Celistine was outraged. She and her eight children had lived in a displacement camp in the middle of Port-au-Prince, Haiti, for 10 months after the 2010 earthquake. She told me all of the problems they were facing--ripped tents that let water in, security risks, hunger, no schools.
But what really infuriated Celestine, whose full name I'm not using to maintain her privacy, was that she and many other women in the camp had terrible vaginal infections and weren't able to manage their personal hygiene, particularly during menstruation.
The portable toilets in the camps were filthy, she said. They had to bathe without privacy and they used old rags during menstruation. Among all the necessities Celistine lacked, what she wanted most was sanitary napkins.
Purchasing materials and accessing clean facilities to safely and hygienically manage menstruation should not be a luxury, yet in many places around the world it is. Many women and girls have no option but to use dirty, unsafe materials to absorb the blood.
In rural India, for instance, old rags, husks, dried leaves, grass, ash, sand or newspapers are all used as substitutes for unaffordable and more hygienic products. In Kenya, a program working to increase access to sanitary pads in the Nairobi neighborhood of Mukuru found that some adolescent girls reported having sex with older men in order to make money to buy menstrual pads.
Menstrual Hygiene Day Launched
In response, today, on May 28, a coalition of nongovernmental organizations is recognizing the first-ever global Menstrual Hygiene Day to help bring to light something that women often keep to themselves. Periods happen. They're normal. And women and girls have a right to continue going to school, working and maintaining their health and safety during menstruation.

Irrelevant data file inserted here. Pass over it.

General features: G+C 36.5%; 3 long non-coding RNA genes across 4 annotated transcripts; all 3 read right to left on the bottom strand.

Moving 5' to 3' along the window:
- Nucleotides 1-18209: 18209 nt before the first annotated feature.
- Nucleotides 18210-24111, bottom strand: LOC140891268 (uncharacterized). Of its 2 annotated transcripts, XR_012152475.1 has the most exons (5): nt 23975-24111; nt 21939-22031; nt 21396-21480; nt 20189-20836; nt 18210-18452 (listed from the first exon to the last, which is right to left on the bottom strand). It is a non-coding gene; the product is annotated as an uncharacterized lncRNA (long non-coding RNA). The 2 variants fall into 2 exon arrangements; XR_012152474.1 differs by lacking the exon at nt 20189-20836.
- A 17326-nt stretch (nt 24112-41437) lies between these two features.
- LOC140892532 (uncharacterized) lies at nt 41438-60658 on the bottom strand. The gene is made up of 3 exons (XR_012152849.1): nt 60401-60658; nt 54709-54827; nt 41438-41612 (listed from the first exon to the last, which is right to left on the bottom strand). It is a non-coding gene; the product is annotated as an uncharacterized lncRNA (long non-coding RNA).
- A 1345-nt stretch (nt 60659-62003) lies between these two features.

Handling periods (or "menstrual hygiene management" as experts call it) isn't the first thing one might associate with human rights. Yet the link between realization of rights for women and girls and menstrual hygiene management could not be clearer.
Girls' right to education can be severely curtailed when schools lack bathrooms or clean water to manage menstruation or when students can't afford sanitary supplies. UNICEF has estimated that 1-in-10 African girls missed school during menses, which contributed to higher school dropout rates for some girls. In Burkina Faso, a 2013 UNICEF case study found that 83 percent of girls had no place at school to change their menstrual materials. In Uganda, one study found that girls missed as many as five days of school a month because of inadequate sanitation facilities at school, lack of hygiene products and physical discomfort associated with their periods.
Even if girls do go to school during their periods, they may feel less empowered to participate if they lack sanitary supplies. A study in Sierra Leone found that girls who worried about emitting odor or leaking through their clothes while menstruating changed their participation habits in class.
Economic Equality Effects
Women's right to work and to economic equality can also be limited by lack of adequate menstrual hygiene supplies or facilities and by inaccessible health care to manage vaginal infections. A study in Bangladesh by HERProject, a global nonprofit initiative that works with businesses and civil society to implement women's empowerment programs in factories, found that 73 percent of female Bangladeshi garment workers interviewed said they missed an average of six days of work--and pay--a month due to vaginal infections, often caused by unsanitary menstrual materials. Missing so much work and pay is not only bad for these women's pocketbooks, it's also bad for economic growth.
Many women and girls around the world also risk physical violence when accessing sanitation facilities or when they are forced to defecate in the open, due to a lack of such facilities.
Geraline, who asked that her full name not be used for security reasons and who also lives in a Haitian displacement camp, recounted the fear she and other women experienced in trying to reach the portable camp toilets in a distant, insecure area. She told me: "We are scared. We have no security." Because of that, she sometimes avoided the camp toilets and instead defecated and changed menstrual materials in the open.
Bathing without privacy, especially during her periods, was also very difficult. "We feel bad because everyone can see, but we are obliged to bathe in the open, but we are very embarrassed and it makes you scared," she said.
Geraline chose safety over using the minimal sanitary facilities in the camps, even if that could contribute to vaginal infections. As she and Celestine made clear to me, menstrual management matters to human rights, health, safety and dignity.